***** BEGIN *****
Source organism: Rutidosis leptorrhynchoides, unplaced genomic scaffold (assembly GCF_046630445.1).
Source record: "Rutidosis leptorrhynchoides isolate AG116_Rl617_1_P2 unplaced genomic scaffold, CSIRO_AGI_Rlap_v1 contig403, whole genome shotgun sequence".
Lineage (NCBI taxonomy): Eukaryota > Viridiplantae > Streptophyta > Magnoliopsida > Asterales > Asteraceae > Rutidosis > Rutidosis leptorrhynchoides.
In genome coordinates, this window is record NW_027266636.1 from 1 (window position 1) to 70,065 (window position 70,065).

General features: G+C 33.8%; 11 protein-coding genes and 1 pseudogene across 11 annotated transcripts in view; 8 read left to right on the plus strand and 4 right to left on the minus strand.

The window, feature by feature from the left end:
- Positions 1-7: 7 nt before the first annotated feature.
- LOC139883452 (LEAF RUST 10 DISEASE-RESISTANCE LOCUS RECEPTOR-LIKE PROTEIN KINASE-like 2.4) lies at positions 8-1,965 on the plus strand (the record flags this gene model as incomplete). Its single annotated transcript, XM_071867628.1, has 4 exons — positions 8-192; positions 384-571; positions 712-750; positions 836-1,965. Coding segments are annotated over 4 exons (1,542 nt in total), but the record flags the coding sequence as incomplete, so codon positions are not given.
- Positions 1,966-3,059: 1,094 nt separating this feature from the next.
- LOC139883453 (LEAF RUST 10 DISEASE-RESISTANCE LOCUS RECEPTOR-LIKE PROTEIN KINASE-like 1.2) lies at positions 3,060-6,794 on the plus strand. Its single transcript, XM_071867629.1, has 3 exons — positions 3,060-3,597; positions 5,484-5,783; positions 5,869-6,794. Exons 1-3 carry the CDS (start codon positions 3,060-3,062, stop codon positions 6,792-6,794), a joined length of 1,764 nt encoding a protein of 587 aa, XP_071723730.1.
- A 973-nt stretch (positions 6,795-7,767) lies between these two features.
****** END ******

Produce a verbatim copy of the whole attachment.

Source organism: Rutidosis leptorrhynchoides, unplaced genomic scaffold (assembly GCF_046630445.1).
Source record: "Rutidosis leptorrhynchoides isolate AG116_Rl617_1_P2 unplaced genomic scaffold, CSIRO_AGI_Rlap_v1 contig403, whole genome shotgun sequence".
Lineage (NCBI taxonomy): Eukaryota > Viridiplantae > Streptophyta > Magnoliopsida > Asterales > Asteraceae > Rutidosis > Rutidosis leptorrhynchoides.
In genome coordinates, this window is record NW_027266636.1 from 1 (window position 1) to 70,065 (window position 70,065).

General features: G+C 33.8%; 11 protein-coding genes and 1 pseudogene across 11 annotated transcripts in view; 8 read left to right on the plus strand and 4 right to left on the minus strand.

The window, feature by feature from the left end:
- Positions 1-7: 7 nt before the first annotated feature.
- LOC139883452 (LEAF RUST 10 DISEASE-RESISTANCE LOCUS RECEPTOR-LIKE PROTEIN KINASE-like 2.4) lies at positions 8-1,965 on the plus strand (the record flags this gene model as incomplete). Its single annotated transcript, XM_071867628.1, has 4 exons — positions 8-192; positions 384-571; positions 712-750; positions 836-1,965. Coding segments are annotated over 4 exons (1,542 nt in total), but the record flags the coding sequence as incomplete, so codon positions are not given.
- Positions 1,966-3,059: 1,094 nt separating this feature from the next.
- LOC139883453 (LEAF RUST 10 DISEASE-RESISTANCE LOCUS RECEPTOR-LIKE PROTEIN KINASE-like 1.2) lies at positions 3,060-6,794 on the plus strand. Its single transcript, XM_071867629.1, has 3 exons — positions 3,060-3,597; positions 5,484-5,783; positions 5,869-6,794. Exons 1-3 carry the CDS (start codon positions 3,060-3,062, stop codon positions 6,792-6,794), a joined length of 1,764 nt encoding a protein of 587 aa, XP_071723730.1.
- A 973-nt stretch (positions 6,795-7,767) lies between these two features.